Older teens are more likely to be affected by anemia caused by the Oxford-AstraZeneca vaccine, say UK medical authorities.
The Medicines and Healthcare product Regulatory Agency (MHRA) said in the UK there are 209 cases of mixed platelet aggregation after receiving the Oxford-AstraZeneca jab vaccine, which died at 41, as of April 21.
That comes from 168 cases and 32 deaths last week.
The information, published by the MHRA for the first time on Thursday, also provides damage to the jab-affected part.
It shows 23 cases of people between the ages of 18 to 29, 27 of them in their 30s, 30 in their 40s, 59 of people in their 50s and 57 years of age 60 or older, and unknown age in cases of attraction.
About a quarter of the blood loss was in people under the age of 40, and two-thirds of them were under the age of 60, reported.
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This is in stark contrast to the number of people who received the vaccine, with recent NHS England reports showing that 5.5 million people under the age of 45 received the first dose by April 25 compared to 22.6 million of those 45 and beyond.
The MHRA said the findings indicate that there are significant cases reported in the younger age group and recommend that this evidence should be considered when considering vaccination.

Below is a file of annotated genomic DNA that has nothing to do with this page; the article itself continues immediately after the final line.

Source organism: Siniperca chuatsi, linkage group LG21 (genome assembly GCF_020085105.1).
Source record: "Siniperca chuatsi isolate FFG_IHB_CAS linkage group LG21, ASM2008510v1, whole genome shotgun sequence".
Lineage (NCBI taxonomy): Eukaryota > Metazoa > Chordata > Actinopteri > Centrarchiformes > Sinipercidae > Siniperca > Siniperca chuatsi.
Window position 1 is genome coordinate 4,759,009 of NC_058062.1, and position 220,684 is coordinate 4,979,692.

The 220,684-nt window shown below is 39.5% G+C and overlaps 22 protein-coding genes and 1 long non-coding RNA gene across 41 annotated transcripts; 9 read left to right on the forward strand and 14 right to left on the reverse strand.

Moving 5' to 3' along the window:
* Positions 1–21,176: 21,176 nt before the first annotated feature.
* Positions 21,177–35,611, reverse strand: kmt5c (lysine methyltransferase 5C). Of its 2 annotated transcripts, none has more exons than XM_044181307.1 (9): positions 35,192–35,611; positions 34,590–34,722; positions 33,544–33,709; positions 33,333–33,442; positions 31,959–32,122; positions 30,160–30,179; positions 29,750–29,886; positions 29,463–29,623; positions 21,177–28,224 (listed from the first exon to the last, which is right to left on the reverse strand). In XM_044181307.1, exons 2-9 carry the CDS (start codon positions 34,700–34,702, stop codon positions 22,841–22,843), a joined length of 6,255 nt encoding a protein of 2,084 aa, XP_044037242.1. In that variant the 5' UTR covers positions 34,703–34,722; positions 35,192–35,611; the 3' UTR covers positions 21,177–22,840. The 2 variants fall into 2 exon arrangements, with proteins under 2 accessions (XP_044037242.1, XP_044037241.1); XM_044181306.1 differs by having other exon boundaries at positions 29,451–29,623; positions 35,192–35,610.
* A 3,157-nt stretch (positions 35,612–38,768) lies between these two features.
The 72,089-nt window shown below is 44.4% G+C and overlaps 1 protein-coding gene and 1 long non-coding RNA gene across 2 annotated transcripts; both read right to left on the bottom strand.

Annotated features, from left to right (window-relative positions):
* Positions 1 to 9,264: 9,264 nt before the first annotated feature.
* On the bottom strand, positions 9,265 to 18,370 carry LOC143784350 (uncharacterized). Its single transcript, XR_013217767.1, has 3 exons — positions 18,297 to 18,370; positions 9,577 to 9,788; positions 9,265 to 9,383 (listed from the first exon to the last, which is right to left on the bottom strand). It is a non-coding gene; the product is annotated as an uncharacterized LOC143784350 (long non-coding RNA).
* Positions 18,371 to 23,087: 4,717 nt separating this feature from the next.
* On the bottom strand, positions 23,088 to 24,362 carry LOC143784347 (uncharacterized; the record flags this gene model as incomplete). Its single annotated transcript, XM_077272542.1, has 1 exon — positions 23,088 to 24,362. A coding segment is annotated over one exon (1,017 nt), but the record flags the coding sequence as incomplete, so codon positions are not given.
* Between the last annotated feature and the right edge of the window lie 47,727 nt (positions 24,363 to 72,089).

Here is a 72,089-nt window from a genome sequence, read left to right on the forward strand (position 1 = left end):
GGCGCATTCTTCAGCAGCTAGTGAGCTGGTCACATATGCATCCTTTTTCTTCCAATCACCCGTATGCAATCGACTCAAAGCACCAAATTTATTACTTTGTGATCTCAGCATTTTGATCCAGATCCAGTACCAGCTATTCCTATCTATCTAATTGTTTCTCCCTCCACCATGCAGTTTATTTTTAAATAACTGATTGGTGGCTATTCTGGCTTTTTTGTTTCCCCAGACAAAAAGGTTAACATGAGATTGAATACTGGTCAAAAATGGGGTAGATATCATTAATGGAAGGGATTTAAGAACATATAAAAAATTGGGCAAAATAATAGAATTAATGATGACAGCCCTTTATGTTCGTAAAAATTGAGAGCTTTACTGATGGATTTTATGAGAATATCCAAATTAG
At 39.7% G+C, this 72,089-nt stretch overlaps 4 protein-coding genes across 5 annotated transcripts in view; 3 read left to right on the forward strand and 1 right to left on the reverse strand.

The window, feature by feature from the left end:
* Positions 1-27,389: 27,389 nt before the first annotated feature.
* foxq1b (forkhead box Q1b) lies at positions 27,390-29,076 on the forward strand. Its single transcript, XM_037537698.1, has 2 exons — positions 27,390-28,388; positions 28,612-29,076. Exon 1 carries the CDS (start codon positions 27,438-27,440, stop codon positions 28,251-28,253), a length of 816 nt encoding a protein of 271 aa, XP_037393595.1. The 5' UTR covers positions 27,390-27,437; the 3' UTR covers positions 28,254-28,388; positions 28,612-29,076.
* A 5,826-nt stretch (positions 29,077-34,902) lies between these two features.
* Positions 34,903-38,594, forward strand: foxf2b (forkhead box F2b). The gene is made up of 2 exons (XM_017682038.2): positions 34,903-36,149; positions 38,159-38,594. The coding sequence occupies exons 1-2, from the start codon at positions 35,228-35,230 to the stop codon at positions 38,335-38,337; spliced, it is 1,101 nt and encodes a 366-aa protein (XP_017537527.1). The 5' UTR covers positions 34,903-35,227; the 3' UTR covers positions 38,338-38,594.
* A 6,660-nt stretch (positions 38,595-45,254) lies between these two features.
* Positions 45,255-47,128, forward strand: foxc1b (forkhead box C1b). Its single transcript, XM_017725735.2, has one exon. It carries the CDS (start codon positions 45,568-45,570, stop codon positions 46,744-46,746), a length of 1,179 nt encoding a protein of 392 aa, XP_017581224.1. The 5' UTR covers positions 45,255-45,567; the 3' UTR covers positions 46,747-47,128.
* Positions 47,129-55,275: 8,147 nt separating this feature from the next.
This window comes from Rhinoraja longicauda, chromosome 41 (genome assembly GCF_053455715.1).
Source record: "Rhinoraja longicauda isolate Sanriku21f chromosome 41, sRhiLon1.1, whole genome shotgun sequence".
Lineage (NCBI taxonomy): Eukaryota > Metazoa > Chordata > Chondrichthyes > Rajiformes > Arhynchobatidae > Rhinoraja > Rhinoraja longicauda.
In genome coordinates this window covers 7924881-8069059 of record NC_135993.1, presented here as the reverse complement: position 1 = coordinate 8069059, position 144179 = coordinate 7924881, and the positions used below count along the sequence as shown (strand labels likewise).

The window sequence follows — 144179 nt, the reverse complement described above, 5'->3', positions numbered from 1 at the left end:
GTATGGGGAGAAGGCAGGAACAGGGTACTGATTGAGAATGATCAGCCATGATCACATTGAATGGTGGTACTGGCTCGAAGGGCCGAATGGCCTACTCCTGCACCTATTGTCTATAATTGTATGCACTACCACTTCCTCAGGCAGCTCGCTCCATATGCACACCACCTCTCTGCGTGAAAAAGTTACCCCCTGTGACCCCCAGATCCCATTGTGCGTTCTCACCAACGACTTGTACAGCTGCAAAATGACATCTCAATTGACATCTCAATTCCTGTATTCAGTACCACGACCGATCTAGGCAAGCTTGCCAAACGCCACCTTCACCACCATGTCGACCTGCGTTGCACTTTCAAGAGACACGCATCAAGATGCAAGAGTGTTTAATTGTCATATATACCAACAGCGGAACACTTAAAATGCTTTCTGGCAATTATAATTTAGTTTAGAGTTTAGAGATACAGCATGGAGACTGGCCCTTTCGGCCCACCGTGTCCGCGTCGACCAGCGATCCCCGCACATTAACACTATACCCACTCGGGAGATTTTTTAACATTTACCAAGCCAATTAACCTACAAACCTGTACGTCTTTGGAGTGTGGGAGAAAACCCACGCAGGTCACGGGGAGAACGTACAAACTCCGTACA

Chief executive Dr June Raine said there was no risk-free drug or vaccine, but said blood clots were “extremely rare.”
He added: “The benefits of the vaccine far outweigh any suffering that many people experience.
“It is very important that people come to get vaccinated when they are invited to do so.
“We urge anyone who suspects that they have experienced a problem associated with their COVID-19 vaccine to report any. Corona infection Yellow Card Page. ”
The total number of Covid-19 Vaccine AstraZeneca drugs released in the UK by April 21 was 22 million giving a total of 9.3 million, says MHRA.
The data also showed that 120 cases were recorded among 89 women and men between the ages of 18 to 93, and the overall death toll was 19%.